Note that in the above code, class AuthGuard implements CanActivate as we had previously selected CanActivate from the CLI. We will add more steps in this method later, but for now we can keep it as is. If you dont understand all of this now, it is completely fine, we will get to the further steps soon!

CanActivate is the interface that determines if the user can proceed to a specific route. I’ve edited the return type to be just Observable < boolean >. Your application might be different.

Let us create our service file – auth.service.ts

Now that we have created our guard file we also need a file which checks the authentication state of the user which is written in auth.service.ts.

This function might call an API endpoint or a serverless SDK function. In this example we will assume you are calling an API endpoint. Here is an example of what your auth.service.ts file might look like:

import { HttpClient } from '@angular/common/http';
import { Injectable } from '@angular/core’;
providedIn: 'root'
export class AuthService { constructor(private http: HttpClient) { } isAuthenticated() {
return this.http.get('/auth/isAuthenticated');

Let us understand the above code. Here we are create a class AuthService which uses the method isAuthenticated(). This function is going to call an API endpoint /auth/isAuthenticated that will return an object indicating the authenticated status.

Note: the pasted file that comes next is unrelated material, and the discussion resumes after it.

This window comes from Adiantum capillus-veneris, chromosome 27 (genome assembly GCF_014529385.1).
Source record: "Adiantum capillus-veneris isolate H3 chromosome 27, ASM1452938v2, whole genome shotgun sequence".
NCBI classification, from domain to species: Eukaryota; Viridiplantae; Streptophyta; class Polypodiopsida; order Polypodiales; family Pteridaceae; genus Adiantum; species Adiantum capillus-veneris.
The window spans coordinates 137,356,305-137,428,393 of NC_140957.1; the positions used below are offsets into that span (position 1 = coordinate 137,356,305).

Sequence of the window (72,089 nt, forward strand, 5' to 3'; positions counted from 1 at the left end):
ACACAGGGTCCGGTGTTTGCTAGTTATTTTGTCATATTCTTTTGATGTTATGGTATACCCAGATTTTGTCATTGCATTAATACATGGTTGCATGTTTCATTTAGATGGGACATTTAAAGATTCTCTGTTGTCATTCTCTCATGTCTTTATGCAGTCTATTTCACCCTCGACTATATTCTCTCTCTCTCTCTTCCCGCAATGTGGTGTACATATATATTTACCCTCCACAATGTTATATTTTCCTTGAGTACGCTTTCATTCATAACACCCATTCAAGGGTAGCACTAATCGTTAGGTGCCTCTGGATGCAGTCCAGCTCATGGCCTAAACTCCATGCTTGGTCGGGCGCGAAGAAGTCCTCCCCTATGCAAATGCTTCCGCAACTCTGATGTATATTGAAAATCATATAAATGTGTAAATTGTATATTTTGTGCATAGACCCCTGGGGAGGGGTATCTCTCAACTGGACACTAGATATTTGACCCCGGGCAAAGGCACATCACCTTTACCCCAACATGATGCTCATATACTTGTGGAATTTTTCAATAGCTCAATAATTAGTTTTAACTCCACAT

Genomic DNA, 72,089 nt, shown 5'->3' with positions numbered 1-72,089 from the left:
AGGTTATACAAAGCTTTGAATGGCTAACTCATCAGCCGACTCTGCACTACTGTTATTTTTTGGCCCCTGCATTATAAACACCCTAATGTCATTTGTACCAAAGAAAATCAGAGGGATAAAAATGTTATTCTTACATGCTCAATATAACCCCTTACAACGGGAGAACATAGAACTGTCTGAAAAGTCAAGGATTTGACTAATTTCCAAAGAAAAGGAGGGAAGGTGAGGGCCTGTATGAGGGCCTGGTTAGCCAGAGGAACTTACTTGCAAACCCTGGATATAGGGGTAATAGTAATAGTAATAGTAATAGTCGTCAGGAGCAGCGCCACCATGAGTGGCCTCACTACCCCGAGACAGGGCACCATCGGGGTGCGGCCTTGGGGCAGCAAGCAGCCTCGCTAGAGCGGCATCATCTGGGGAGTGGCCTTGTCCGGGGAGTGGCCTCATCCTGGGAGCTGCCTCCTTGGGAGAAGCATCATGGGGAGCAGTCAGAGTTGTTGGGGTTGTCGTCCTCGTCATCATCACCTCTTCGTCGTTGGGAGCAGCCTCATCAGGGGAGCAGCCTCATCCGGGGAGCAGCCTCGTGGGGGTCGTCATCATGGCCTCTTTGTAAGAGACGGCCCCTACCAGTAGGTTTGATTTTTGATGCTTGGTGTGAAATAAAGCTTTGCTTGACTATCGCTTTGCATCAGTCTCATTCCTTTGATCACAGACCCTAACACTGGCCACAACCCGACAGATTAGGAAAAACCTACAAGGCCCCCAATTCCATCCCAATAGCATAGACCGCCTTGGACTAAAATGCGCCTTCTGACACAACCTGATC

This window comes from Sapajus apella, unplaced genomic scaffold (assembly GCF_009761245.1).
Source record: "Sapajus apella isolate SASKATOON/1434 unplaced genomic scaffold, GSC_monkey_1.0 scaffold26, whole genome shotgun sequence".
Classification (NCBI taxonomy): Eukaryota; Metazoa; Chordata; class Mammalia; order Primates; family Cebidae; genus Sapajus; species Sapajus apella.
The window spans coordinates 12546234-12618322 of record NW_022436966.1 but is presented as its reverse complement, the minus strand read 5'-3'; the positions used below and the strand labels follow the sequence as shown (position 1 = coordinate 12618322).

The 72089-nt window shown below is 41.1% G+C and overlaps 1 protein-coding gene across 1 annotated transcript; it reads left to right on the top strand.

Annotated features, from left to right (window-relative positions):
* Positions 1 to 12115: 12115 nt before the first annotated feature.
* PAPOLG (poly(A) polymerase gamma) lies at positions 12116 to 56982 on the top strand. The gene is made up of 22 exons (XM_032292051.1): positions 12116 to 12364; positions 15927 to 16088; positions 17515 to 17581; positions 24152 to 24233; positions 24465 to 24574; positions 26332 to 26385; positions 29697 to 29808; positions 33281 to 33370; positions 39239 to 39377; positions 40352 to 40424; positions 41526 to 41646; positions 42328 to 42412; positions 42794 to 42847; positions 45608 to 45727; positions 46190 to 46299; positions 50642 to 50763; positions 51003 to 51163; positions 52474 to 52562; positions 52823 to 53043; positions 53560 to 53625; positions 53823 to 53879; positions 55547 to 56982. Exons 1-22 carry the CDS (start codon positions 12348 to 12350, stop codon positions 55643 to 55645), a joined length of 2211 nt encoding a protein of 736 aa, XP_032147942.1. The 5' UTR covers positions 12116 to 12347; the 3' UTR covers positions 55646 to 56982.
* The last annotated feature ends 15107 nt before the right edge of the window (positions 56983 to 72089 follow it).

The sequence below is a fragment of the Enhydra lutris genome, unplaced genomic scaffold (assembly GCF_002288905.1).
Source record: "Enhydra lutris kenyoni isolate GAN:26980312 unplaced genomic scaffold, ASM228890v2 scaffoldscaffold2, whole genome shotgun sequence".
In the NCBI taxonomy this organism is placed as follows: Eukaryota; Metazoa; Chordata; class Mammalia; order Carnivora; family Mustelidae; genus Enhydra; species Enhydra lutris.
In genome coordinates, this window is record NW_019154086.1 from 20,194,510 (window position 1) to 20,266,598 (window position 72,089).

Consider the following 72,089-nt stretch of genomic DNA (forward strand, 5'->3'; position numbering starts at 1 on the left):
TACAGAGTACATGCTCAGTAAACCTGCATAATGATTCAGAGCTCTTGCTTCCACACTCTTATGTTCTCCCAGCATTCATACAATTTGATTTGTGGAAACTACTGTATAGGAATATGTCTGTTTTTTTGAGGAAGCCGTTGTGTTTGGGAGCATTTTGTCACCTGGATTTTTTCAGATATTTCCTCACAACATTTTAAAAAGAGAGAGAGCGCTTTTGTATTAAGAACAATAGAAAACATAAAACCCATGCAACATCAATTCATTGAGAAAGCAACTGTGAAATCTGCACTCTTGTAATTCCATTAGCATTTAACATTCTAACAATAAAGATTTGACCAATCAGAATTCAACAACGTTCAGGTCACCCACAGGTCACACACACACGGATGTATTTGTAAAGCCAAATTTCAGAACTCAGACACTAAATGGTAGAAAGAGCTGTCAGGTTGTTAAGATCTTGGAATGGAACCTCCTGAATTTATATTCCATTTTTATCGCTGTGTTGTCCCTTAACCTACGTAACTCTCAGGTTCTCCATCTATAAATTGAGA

{ authenticated: (true | false) }

Authentication status would be true or false (a boolean field) which can then be used for routing purposes.

Implementing Guards with Authservice

Now that we have our guard and service file ready, we need to import it and define it in the constructor. We also need to import Router to redirect the user to the login page if they are not authenticated.

So let us make the following changes in our first file – auth.guard.ts:

import { AuthService } from './auth.guard';
import { ActivatedRouteSnapshot, CanActivate, Router, RouterStateSnapshot } from '@angular/router’;

	 constructor(private authService: AuthService, private router: Router) { } 

Now we will edit the CanActivate method in the guard file to use the isAuthenticated() function from service file.

import { Observable, of } from 'rxjs';
import { catchError, map } from 'rxjs/operators’;
    canActivate(next: ActivatedRouteSnapshot, state: RouterStateSnapshot): Observable<boolean> 
        return this.authService.isAuthenticated().pipe(map((response: { authenticated: boolean}) => {
            if (response.authenticated) {
                return true;
        return false;
        }), catchError((error) => {
        return of(false);

In the above code, we are calling the isAuthenticated() function. We make use of the pipe and map operator to access the response. We then use the response to determine the user’s authenticated state. If the user is authenticated, we return true. Otherwise we use the Router to redirect the user to the login page and return false.